The first reported European visitor to the Las Vegas valley was Raphael Rivera in 1829. In the 19th century, areas of the valley contained artesian wells that supported extensive green areas or meadows (vegas in Spanish); hence the name Las Vegas.
Compared with other cities in the Western U.S., Las Vegas is a relatively recent arrival. It was founded in 1905, and for many years it was merely a small settlement in the middle of the desert before becoming an incorporated city on March 16, 1911. However, several pivotal events would come together in less than twenty years to make Las Vegas what it is today.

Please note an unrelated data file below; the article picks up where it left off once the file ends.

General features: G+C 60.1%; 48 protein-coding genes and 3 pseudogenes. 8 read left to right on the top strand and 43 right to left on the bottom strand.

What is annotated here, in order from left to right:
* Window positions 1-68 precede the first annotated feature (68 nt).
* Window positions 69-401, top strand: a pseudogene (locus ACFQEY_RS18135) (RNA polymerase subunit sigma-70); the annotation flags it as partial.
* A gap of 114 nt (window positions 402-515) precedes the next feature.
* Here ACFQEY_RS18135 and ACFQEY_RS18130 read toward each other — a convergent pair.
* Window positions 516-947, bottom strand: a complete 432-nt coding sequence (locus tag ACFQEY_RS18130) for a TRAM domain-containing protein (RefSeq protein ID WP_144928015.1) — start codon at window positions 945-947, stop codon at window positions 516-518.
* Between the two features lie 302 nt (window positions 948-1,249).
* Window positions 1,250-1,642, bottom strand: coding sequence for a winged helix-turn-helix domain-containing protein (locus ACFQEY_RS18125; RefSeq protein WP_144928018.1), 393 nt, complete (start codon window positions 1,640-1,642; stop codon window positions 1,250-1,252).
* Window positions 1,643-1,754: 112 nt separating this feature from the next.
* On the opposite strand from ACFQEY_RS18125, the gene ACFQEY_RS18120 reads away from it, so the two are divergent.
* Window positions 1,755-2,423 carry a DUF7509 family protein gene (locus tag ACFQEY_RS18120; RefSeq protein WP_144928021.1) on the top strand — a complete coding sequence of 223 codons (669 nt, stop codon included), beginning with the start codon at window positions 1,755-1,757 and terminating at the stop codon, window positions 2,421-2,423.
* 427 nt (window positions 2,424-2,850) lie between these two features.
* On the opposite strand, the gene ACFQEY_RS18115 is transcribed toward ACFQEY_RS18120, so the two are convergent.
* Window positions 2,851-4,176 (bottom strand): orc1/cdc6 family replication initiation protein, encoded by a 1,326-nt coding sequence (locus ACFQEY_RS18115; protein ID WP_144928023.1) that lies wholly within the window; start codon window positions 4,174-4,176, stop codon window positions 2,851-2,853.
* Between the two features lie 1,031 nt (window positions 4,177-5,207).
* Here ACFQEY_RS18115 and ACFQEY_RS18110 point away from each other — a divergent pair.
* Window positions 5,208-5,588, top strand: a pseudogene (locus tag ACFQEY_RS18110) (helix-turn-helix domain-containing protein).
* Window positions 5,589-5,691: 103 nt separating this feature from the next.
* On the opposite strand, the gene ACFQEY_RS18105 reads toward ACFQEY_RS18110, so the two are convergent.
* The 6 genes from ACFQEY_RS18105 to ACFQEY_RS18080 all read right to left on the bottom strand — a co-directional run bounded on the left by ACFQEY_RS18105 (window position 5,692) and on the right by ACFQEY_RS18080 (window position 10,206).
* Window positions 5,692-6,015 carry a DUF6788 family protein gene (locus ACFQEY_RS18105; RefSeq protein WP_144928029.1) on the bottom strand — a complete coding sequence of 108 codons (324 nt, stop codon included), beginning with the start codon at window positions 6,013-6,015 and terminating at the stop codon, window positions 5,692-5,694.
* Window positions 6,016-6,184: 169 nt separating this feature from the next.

Namely, the construction of Hoover Dam in 1928 which brought thousands of workers to the area. Then, when Nevada legalized gambling in 1931, what is now Downtown Las Vegas became an entertainment center for the dam workers, harbouring casinos and speakeasies.
In 1941 the luxurious El Rancho Vegas Resort opened on what would later become the Las Vegas Strip, seven miles from Downtown. There, Benjamin "Bugsy" Siegel later opened the Flamingo in 1946, the most luxurious hotel-casino of its time, starting the building boom and one-upmanship that would continue largely unabated for the next 50 years. This created a precedent of Organized Crime involvement in Nevada's gambling industry that arguably persists.